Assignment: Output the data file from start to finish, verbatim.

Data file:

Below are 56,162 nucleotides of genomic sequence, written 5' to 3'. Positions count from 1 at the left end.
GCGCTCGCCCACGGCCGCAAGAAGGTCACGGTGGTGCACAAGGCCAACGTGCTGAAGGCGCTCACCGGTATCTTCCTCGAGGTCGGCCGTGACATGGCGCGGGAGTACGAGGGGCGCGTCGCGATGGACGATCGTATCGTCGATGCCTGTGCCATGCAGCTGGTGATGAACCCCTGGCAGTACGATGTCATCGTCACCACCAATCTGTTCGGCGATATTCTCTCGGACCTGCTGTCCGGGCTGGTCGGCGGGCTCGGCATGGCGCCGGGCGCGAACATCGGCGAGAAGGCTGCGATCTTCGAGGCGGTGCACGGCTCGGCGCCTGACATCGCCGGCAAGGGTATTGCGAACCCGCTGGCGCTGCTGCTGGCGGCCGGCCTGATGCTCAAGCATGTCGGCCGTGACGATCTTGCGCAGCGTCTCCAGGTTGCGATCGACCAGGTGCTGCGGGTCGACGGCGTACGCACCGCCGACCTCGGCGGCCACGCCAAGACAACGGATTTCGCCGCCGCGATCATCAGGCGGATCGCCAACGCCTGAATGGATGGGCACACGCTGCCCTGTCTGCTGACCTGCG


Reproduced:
Below are 56,162 nucleotides of genomic sequence, written 5' to 3'. Positions count from 1 at the left end.
GCGCTCGCCCACGGCCGCAAGAAGGTCACGGTGGTGCACAAGGCCAACGTGCTGAAGGCGCTCACCGGTATCTTCCTCGAGGTCGGCCGTGACATGGCGCGGGAGTACGAGGGGCGCGTCGCGATGGACGATCGTATCGTCGATGCCTGTGCCATGCAGCTGGTGATGAACCCCTGGCAGTACGATGTCATCGTCACCACCAATCTGTTCGGCGATATTCTCTCGGACCTGCTGTCCGGGCTGGTCGGCGGGCTCGGCATGGCGCCGGGCGCGAACATCGGCGAGAAGGCTGCGATCTTCGAGGCGGTGCACGGCTCGGCGCCTGACATCGCCGGCAAGGGTATTGCGAACCCGCTGGCGCTGCTGCTGGCGGCCGGCCTGATGCTCAAGCATGTCGGCCGTGACGATCTTGCGCAGCGTCTCCAGGTTGCGATCGACCAGGTGCTGCGGGTCGACGGCGTACGCACCGCCGACCTCGGCGGCCACGCCAAGACAACGGATTTCGCCGCCGCGATCATCAGGCGGATCGCCAACGCCTGAATGGATGGGCACACGCTGCCCTGTCTGCTGACCTGCG